The present invention is an identification device formed from a band of material and a non-reusable tamper-resistant fastening arranged to join opposite end regions of the band. In one preferred embodiment, a Radio Frequency Identification (RFID) transponder is disposed on the band. The transponder includes an RFID circuit, such as may be formed on an integrated circuit (IC) made of silicon or organic semiconductors, and an antenna. A first electrically conductive trace is coupled to the RFID circuit and forms at least a first part of a connection between an antenna and the RFID circuit. A second electrically conductive trace is coupled to the RFID circuit and forms at least a second part of a connection between an antenna and the RFID circuit. The first and second traces are arranged such that the RFID circuit becomes disabled when the first and second electrically conductive traces come in contact with one another.
In a preferred, non-limiting embodiment, the first conductive trace may be an electrically conductive loop, and the second conductive trace may be an open wire. The conductive traces may then be arranged relative to each other such that an attempted repair of a cut in the band, such as with solder or tin foil, necessarily creates a connection between the first and second conductive traces, which disables the RFID transponder.
In a preferred non-limiting embodiment, the electrically conductive traces are typically run in parallel and in close proximity to one another, along substantially the entire length of the band. In another preferred embodiment, the traces at least partially overlap one another, with an insulating dielectric disposed between them.
In other such non-limiting embodiments, a frangible tab is formed on a periphery of the band. The frangible tab includes a wire coupling the first and second electrical traces, such that the RFID circuit will not function until the tab is removed. It will be clear to one skilled in the art that this embodiment may coexist with the previously described circuit arrangement.
A description of preferred embodiments of the invention follows.
Reference is made to
In one embodiment, locking mechanism 18 includes a flap 28 formed at first end 14 of the elongated band 12, a barbed peg 20 and a locking hole 21 in flap 28 for receiving barbed peg 20. At least one adjustment hole 24 is disposed towards second end 16 of band 12. Adjustment holes 24 are sized to receive barbed peg 20 therethrough.
During use, elongated band 12 is wrapped around a portion of the wearer's body (preferably a wrist). When first and second ends 14, 16 are brought together in an overlapping relation, barbed peg 20 is arranged to pass through a selected adjustment hole 24 as required for a snug fit. Flap 28 is then folded along imaginary fold line 26 and barbed peg 20 is then passed through locking hole 21. In this way, bracelet 10 may be adjusted to snugly conform to body parts of different users, preventing removal without tampering in the first instance.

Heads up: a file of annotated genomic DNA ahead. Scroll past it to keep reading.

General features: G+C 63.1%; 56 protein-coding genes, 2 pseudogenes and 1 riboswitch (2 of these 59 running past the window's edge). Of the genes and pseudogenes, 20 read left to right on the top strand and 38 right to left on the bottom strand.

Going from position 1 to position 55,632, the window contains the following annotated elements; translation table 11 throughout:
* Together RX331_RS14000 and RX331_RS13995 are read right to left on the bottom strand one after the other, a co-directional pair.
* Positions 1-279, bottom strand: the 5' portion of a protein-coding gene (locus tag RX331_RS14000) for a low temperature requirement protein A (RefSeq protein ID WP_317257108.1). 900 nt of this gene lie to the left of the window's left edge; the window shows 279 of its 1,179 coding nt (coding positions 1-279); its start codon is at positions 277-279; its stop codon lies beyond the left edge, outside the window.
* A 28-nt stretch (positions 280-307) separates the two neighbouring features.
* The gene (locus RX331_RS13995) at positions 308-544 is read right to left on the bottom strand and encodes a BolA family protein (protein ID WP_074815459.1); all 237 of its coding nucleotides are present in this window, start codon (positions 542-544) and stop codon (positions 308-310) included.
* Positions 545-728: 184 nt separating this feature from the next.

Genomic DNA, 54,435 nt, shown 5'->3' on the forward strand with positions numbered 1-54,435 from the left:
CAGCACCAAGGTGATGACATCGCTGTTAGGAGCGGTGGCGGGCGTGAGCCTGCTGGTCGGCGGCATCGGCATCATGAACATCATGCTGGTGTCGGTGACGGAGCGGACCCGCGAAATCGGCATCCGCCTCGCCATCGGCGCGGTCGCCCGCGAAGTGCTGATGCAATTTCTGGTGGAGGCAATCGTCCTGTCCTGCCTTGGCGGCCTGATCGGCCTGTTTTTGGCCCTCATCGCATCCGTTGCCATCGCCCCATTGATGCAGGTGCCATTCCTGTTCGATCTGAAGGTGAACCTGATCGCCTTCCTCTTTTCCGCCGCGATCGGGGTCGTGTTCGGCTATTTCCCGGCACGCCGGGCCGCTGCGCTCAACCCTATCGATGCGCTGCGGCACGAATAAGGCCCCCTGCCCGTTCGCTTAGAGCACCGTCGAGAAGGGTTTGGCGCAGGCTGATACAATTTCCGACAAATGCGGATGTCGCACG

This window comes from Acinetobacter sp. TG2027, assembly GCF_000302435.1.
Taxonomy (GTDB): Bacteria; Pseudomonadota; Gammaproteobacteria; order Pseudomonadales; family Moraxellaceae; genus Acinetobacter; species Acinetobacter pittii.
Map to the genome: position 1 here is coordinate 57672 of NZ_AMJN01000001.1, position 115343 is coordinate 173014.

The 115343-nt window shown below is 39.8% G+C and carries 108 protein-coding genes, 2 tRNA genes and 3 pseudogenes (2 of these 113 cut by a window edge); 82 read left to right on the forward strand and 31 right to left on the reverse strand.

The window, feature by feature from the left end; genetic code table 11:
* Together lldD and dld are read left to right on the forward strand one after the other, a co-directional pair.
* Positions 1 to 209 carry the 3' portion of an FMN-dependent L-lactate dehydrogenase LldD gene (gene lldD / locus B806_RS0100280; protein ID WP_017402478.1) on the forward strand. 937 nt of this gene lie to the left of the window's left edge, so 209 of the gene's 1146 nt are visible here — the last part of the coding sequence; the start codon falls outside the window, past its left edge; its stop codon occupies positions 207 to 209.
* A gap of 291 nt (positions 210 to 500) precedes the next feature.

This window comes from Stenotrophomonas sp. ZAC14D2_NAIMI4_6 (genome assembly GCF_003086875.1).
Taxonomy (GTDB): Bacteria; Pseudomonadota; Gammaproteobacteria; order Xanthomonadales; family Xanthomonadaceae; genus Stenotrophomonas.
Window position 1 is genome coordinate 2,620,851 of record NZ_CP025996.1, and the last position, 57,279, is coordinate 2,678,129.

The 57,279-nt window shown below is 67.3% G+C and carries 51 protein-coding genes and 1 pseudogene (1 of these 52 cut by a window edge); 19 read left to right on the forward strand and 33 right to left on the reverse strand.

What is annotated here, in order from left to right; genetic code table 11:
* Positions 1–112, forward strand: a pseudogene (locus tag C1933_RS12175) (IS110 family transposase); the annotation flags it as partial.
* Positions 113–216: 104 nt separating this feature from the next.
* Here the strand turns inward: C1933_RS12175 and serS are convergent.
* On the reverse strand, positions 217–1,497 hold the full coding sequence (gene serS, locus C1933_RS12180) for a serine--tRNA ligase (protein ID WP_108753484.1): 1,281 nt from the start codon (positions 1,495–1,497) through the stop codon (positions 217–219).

Peg 20 is shaped to resist removal from said locking hole 21 without also destroying the locking mechanism 18 and rendering it incapable of being refastened. Alternatively, or in addition, adjustment holes 24 may be designed to replace or supplement locking hole 21 by configuring them in such a way that attempts to remove the bracelet by unfastening barbed peg 20 would also destroy adjustment hole 24, thereby disabling the bracelet and rendering it incapable of being refastened.
Bracelet 10 also includes a transponder 32. Transponder 32 contains an antenna 30 and an RFID integrated circuit (IC) chip 22. Transponder 32 receives a radio frequency (RF) interrogation signal, and in response thereto, emits an RF signal representative of information pre-stored or pre-programmed into RFID chip 22. For example, the information could include the date bracelet 10 is issued, the date bracelet 10 expires and will no longer allow access, the age status of the wearer, and whether bracelet 10 can be used for purchasing goods or services. Any other desired information, depending on the context in which the bracelet is to be used, may be pre-stored or pre-programmed in the transponder or in a database associated with the interrogation signal source. The signal may be used to access information stored in the database.